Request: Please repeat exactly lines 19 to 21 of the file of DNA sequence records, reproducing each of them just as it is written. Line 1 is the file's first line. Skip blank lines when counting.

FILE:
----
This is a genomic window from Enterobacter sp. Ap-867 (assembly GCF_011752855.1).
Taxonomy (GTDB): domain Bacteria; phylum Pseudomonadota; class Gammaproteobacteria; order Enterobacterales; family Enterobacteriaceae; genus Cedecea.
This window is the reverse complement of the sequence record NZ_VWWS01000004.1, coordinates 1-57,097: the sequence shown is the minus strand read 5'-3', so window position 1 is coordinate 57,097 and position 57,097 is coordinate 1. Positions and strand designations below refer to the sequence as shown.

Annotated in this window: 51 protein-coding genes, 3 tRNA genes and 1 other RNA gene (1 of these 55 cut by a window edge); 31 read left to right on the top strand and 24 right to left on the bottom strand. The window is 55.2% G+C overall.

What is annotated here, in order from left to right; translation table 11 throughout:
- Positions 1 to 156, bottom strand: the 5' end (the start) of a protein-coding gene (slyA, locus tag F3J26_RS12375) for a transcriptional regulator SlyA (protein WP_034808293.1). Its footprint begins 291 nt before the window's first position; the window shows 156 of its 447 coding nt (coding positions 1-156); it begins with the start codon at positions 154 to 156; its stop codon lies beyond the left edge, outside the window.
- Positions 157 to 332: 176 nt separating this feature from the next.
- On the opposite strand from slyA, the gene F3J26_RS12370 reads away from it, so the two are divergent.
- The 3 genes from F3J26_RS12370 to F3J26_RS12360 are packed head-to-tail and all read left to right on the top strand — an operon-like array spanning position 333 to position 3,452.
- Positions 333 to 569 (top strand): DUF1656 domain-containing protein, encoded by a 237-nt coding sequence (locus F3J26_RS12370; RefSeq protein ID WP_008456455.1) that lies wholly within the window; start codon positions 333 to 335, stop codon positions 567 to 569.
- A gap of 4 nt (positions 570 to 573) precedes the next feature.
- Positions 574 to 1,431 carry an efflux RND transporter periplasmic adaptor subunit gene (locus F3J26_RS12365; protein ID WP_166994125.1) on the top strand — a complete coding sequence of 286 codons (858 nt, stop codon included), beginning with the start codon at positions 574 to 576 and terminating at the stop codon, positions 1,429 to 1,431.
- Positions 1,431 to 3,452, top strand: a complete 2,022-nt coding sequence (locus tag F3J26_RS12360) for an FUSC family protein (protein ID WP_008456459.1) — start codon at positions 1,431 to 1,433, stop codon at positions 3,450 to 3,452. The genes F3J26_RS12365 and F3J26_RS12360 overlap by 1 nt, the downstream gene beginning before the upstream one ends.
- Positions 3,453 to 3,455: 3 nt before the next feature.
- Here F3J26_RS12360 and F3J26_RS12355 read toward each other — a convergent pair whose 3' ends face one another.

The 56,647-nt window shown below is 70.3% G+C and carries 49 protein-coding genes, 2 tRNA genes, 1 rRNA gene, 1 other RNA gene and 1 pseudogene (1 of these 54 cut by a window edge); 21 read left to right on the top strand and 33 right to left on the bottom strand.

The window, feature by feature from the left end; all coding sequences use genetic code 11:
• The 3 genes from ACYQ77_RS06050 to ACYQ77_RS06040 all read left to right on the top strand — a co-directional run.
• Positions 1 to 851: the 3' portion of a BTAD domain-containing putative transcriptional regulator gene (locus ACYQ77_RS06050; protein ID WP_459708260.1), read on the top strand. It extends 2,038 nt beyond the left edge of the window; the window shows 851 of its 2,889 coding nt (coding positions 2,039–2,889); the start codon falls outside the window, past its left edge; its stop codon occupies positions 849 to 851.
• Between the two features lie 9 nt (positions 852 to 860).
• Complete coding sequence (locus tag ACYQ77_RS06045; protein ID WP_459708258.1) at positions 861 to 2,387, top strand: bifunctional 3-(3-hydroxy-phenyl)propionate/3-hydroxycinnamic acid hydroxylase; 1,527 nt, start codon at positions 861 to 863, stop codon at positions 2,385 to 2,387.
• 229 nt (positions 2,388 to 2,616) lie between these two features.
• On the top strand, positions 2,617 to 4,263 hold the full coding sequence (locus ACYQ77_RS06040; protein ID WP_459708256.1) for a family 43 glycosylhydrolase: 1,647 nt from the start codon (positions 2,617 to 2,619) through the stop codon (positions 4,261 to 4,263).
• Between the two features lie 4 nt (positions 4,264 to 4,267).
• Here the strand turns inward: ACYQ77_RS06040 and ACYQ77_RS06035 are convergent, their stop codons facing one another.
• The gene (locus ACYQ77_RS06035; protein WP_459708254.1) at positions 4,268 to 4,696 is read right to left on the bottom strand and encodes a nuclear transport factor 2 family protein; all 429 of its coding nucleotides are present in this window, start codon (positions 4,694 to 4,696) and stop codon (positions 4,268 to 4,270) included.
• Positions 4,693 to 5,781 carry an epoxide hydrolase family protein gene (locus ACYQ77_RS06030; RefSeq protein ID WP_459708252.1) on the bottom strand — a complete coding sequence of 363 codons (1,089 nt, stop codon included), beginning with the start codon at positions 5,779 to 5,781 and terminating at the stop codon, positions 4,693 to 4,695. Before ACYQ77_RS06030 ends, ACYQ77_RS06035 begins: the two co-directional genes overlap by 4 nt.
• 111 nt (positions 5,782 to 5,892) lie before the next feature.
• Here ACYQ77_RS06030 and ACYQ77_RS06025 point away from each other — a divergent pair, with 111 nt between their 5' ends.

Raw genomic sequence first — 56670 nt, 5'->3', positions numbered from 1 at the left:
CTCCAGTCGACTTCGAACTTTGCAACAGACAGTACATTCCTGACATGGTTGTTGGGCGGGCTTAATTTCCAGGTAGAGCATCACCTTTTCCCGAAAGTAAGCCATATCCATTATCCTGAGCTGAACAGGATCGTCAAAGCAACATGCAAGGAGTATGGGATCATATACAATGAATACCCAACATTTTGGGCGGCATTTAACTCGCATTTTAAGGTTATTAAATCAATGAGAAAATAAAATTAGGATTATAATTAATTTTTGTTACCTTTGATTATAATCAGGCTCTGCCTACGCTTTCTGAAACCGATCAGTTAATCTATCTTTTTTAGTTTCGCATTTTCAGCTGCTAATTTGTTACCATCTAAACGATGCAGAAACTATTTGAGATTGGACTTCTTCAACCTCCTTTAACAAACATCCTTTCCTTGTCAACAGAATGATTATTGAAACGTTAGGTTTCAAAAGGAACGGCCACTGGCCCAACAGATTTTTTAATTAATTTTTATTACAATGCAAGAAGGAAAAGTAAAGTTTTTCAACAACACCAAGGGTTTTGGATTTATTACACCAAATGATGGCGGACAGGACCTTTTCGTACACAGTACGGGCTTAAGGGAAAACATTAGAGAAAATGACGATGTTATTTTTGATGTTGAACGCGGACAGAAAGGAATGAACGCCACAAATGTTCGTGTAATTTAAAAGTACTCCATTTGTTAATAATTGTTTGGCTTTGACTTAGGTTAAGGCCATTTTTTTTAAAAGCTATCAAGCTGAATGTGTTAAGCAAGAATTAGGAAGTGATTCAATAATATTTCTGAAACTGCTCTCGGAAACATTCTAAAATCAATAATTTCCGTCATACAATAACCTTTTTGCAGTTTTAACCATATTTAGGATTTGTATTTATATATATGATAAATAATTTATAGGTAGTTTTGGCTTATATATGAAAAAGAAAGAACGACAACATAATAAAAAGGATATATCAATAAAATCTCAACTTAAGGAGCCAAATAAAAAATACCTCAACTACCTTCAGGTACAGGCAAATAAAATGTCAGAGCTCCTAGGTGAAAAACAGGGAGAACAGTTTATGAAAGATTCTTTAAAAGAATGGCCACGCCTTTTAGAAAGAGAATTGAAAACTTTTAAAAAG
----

• Positions 1 to 851: the 3' portion of a BTAD domain-containing putative transcriptional regulator gene (locus ACYQ77_RS06050; protein ID WP_459708260.1), read on the top strand. It extends 2,038 nt beyond the left edge of the window; the window shows 851 of its 2,889 coding nt (coding positions 2,039–2,889); the start codon falls outside the window, past its left edge; its stop codon occupies positions 849 to 851.
• Between the two features lie 9 nt (positions 852 to 860).
• Complete coding sequence (locus tag ACYQ77_RS06045; protein ID WP_459708258.1) at positions 861 to 2,387, top strand: bifunctional 3-(3-hydroxy-phenyl)propionate/3-hydroxycinnamic acid hydroxylase; 1,527 nt, start codon at positions 861 to 863, stop codon at positions 2,385 to 2,387.